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New Illinois law allows injured persons involved in litigation or workers compensation to keep their immigration status confidential

Posted On September 04, 2019

The law, which goes into effect January 1, 2020, prohibits someone’s immigration status to be used against them in a way that would prevent them from testifying freely and safely in civil court.

The bill was signed by Governor J.B. Pritzker on Friday, August 23, 2019.  Pritzker said, “I’m proud to sign this bill into law to ensure immigrants can seek justice without fear. In this state, we will take every action to protect our immigrant communities because they are a vital part of our state and deserve to live with dignity.”

If a party seeks to offer evidence relating to a person’s immigration status, they must file a written motion outlining the evidence and the purpose for which it is offered at least 14 days before the hearing or trial. The presiding judge would then hold a hearing in private (in camera) to determine if the party’s immigrations status is pertinent to the case. That information would be sealed.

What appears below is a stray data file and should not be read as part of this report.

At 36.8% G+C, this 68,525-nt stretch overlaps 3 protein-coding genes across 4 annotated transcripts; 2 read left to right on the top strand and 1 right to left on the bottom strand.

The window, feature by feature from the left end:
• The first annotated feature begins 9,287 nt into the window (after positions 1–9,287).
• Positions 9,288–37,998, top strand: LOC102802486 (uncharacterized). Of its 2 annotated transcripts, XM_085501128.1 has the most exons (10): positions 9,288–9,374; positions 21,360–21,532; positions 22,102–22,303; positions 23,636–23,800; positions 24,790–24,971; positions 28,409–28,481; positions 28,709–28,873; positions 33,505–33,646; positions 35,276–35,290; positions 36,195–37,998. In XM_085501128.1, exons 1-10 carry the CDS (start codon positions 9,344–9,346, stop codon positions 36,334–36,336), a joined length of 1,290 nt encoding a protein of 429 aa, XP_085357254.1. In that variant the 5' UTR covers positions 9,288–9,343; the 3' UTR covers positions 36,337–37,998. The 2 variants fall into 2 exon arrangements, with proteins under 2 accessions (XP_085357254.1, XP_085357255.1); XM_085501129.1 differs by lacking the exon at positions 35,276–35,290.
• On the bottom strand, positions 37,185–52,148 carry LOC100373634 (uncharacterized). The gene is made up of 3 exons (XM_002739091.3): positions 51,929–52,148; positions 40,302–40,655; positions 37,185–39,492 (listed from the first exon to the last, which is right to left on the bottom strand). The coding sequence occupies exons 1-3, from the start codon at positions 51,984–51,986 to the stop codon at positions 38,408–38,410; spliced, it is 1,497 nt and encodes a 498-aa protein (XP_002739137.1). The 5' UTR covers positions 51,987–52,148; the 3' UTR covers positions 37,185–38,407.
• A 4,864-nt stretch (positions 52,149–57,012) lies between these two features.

Furthermore, the law makes the use of the status for the purpose of intimidation a Class C misdemeanor.

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